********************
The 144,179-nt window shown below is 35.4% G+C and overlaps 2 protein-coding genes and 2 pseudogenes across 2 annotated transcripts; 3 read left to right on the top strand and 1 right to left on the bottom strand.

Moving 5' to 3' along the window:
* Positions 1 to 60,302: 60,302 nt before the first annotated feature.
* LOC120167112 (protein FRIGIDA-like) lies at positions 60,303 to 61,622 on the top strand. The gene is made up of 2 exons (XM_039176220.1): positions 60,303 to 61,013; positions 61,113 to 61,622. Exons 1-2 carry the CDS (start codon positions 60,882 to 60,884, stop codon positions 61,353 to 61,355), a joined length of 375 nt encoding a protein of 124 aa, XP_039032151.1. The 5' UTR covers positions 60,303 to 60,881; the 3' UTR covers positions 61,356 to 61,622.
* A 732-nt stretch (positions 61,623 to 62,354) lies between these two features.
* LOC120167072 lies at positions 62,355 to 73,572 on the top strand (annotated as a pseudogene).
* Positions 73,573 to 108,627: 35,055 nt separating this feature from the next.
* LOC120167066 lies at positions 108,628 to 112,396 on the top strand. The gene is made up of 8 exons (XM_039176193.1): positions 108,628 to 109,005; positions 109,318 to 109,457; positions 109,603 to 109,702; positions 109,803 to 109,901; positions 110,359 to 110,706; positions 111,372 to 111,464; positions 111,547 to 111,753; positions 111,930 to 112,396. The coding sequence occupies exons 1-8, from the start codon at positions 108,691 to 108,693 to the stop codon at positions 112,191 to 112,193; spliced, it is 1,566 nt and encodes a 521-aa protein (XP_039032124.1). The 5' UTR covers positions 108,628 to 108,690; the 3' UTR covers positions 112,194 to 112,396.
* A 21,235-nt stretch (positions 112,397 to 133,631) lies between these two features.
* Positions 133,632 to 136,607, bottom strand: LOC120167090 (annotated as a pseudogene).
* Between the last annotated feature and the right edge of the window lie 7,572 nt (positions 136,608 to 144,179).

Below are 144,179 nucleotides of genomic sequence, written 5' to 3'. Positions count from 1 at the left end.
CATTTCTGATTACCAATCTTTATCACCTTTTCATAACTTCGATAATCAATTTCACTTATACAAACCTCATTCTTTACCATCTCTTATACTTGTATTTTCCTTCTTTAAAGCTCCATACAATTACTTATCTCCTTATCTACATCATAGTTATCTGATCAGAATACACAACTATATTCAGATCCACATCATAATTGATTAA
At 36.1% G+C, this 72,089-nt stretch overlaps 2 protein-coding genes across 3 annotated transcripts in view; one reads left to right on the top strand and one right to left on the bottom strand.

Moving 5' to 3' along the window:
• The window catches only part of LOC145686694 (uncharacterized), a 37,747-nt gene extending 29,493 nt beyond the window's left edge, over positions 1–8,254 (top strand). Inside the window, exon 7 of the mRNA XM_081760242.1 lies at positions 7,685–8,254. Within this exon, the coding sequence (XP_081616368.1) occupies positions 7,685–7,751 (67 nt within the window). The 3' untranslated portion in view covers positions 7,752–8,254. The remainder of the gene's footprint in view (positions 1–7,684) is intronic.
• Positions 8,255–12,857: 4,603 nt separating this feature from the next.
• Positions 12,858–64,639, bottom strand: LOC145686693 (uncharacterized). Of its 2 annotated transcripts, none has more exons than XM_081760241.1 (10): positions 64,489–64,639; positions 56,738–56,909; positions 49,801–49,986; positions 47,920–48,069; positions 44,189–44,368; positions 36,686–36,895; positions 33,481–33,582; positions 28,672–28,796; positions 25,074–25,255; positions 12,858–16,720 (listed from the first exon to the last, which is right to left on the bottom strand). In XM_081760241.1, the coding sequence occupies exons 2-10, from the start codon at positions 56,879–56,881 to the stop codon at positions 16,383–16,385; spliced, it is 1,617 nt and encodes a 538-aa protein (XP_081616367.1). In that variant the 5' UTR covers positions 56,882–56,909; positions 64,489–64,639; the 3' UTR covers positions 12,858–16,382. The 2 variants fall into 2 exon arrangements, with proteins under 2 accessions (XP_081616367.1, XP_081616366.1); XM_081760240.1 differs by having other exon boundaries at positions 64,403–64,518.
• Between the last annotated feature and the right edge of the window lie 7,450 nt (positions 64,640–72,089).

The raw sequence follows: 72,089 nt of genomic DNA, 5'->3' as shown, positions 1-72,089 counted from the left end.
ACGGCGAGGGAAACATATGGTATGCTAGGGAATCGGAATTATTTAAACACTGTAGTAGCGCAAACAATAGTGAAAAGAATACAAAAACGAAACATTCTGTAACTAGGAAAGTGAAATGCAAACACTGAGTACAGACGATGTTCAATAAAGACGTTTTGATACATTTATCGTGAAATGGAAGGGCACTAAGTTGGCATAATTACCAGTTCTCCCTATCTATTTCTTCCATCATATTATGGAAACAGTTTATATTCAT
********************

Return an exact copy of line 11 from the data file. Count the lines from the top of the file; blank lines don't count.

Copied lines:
* Between the last annotated feature and the right edge of the window lie 7,572 nt (positions 136,608 to 144,179).